By David Denson and Erick Johnson, Gary Crusader
In March of 1972, over nine hundred political activists descended on Gary for an event that would help shape the future of Black politics for decades to come.
Among the crowds was the Who’s Who of Black America: Julian Bond, Jesse L. Jackson Sr., Carl Stokes, Louis Farrakhan and Barbara Jordan.
The widows of Martin Luther King, Jr., Malcolm X — Coretta Scott King and Betty Shabazz, were also in attendance.
During that time, America was cooling from the tumultuous Civil Rights Movement and Blacks around the country were enjoying new freedoms as a result of numerous marches and bloody protests. During that time, the attention was on Vietnam, where thousands of Blacks fought in an unpopular battle that left thousands of Americans dead.
The success of the Civil Rights Movement kept the spirit of Blacks up and opportunities flowing for people of color. The National Black Political Convention was hailed as the event that led to more Black political leaders in the United States since Reconstruction.
Fast forward to 2016. America is once again facing political and social upheaval as a younger generation of leaders seeks to make unprecedented economic gains during a new civil rights era filled with tough challenges. Forty-four years ago Gary had its first Black mayor, Richard Gordon Hatcher. Today, Mayor Karen Freeman-Wilson reigns as the city’s first Black female mayor.
The Black pride of Gary’s past and present will come together this summer when the National Black Convention returns to the city where it all began.
Anticipation of the historic event has been building since the announcement was made by Freeman-Wilson last year. She joined Hatcher in remembering the late Newark, NJ Mayor Amiri Baraka and the late Congressman Charles Diggs Jr., to mark the special occasion.
The convention will be held June 9-12 at the Genesis Convention Center. All of the heavyweights from the 1972 National Black Convention will be there, including Hatcher, Tuskegee, Alabama Mayor Johnny Ford, and Amiri’s son, present Newark, NJ Mayor Ras Baraka. Freeman-Wilson and a host of today and tomorrow’s Black leaders are expected to attend the festivities.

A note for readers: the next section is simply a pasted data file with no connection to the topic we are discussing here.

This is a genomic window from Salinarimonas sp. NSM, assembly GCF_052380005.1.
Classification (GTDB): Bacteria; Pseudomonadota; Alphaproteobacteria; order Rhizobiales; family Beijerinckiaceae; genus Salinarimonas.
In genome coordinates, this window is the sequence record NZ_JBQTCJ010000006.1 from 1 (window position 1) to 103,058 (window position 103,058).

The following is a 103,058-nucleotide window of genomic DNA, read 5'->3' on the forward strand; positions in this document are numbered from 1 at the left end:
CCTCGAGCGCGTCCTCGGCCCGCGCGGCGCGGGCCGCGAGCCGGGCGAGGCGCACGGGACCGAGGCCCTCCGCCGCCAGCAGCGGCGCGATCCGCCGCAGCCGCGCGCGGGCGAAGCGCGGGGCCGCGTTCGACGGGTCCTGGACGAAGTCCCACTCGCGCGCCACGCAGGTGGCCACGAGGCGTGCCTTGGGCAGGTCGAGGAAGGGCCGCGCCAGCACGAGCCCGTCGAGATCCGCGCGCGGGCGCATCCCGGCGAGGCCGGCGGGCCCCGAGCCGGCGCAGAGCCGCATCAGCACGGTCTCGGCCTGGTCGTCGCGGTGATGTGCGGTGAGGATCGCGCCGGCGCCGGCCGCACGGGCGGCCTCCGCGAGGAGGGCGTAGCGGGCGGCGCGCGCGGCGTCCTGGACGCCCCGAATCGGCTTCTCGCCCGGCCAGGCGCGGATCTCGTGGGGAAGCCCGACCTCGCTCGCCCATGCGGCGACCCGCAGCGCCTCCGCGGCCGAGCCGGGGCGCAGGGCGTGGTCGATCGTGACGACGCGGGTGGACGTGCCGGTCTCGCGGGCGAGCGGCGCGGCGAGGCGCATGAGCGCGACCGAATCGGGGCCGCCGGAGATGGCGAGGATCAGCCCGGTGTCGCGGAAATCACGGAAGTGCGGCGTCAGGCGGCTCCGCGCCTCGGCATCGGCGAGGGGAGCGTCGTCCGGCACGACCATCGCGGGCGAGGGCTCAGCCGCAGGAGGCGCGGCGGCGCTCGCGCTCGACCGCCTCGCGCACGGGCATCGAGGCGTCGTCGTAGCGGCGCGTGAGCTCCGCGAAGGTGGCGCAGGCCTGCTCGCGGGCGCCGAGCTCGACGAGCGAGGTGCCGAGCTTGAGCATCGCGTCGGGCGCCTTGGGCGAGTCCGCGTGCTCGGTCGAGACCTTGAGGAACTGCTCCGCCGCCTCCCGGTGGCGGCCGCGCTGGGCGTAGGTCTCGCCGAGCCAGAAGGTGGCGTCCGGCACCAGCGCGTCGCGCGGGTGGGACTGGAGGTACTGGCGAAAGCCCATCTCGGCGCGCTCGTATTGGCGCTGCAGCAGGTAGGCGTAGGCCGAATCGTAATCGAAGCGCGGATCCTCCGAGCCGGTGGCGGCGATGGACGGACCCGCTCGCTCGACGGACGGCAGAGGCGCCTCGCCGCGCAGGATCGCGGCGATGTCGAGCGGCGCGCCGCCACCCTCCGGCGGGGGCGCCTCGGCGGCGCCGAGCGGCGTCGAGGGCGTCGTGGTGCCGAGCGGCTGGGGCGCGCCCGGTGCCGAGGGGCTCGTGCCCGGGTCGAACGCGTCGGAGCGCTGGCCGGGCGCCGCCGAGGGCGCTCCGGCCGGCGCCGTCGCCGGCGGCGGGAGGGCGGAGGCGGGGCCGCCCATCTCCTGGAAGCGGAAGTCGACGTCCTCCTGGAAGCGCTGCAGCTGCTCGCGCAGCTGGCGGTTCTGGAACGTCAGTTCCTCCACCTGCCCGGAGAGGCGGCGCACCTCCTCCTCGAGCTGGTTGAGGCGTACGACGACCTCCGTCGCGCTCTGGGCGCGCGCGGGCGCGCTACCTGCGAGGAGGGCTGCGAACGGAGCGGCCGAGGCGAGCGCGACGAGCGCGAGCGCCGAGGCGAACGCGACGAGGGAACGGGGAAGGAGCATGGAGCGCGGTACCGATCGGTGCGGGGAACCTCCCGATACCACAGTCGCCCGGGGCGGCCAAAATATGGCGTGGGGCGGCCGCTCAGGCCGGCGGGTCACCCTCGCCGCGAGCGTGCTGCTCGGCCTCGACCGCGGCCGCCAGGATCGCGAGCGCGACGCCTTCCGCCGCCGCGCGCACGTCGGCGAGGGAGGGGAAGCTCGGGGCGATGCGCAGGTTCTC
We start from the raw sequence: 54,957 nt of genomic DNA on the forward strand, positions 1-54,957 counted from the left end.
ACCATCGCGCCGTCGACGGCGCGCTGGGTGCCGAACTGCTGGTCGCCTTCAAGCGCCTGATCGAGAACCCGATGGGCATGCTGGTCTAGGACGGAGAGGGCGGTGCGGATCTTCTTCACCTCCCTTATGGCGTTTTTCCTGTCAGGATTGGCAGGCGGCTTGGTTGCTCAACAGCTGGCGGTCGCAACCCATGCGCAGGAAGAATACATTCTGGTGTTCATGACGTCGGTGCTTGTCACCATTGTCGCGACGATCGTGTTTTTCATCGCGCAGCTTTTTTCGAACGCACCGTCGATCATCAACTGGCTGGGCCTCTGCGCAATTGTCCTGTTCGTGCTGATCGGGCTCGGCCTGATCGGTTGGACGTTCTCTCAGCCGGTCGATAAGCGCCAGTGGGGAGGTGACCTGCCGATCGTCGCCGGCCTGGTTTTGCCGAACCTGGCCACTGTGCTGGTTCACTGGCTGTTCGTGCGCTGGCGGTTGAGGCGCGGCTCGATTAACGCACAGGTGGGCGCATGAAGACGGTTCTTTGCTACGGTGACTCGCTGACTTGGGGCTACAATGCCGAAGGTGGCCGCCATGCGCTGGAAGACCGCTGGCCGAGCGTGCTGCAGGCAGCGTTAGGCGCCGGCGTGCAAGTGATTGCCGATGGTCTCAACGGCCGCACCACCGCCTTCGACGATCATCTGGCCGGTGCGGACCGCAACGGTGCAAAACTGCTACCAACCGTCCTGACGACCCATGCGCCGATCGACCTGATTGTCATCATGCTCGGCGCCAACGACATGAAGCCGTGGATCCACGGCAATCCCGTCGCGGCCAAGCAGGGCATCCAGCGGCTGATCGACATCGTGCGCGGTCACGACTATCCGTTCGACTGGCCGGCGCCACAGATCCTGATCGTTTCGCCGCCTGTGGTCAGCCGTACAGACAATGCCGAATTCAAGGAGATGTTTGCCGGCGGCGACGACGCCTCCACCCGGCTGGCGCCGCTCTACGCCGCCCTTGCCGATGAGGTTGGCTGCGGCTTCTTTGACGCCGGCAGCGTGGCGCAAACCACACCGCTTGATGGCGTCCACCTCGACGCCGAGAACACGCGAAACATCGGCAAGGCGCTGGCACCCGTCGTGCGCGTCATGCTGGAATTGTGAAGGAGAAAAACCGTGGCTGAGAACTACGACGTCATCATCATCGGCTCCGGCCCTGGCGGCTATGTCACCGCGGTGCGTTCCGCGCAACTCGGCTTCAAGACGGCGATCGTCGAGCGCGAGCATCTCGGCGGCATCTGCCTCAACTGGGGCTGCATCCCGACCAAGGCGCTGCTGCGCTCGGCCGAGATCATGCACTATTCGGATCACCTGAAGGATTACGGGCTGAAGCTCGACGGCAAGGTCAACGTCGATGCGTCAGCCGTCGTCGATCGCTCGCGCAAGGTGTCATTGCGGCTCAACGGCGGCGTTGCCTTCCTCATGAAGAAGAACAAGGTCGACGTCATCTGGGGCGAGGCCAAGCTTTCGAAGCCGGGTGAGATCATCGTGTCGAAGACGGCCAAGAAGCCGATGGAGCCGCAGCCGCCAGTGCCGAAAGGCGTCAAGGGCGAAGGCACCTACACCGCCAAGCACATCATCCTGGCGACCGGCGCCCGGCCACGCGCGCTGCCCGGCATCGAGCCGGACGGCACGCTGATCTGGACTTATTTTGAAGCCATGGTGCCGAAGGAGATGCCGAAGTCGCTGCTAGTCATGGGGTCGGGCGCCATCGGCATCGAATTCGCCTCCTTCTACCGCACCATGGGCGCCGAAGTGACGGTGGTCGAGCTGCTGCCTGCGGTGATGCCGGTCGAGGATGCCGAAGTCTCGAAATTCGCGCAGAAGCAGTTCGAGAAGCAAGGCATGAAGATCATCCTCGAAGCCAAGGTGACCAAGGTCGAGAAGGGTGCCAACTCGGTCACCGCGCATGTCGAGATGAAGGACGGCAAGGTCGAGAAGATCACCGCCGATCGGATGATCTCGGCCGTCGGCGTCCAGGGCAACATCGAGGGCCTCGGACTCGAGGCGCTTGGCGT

Hatcher credits both Ford and Baraka as the ones who advocated for another convention. “It was Mayor Baraka and Ford who came to me last year and said we needed to do it (the convention) again. They said there are a lot of issues facing our people around the country and it’s time to come together again in Gary,” said Hatcher.
While the first convention focused on political empowerment, this convention will have a broader agenda that includes economic justice, drug and welfare laws along with the disproportionate number of Blacks who have been incarcerated.
The Voting Rights Act of 1965 and the lingering income disparity between Blacks and their counterparts will also be discussed. Issues affecting law enforcement is also on the agenda.
The issues facing young African Americans will be discussed during the three-day conference. Hatcher says that all are welcome to participate. He also said he looks forward to the involvement of Black Lives Matter.
Like the first convention, this year’s convention is being held during the presidential contest. A number of presidential candidates from both parties have been invited to attend the convention, Freeman-Wilson said.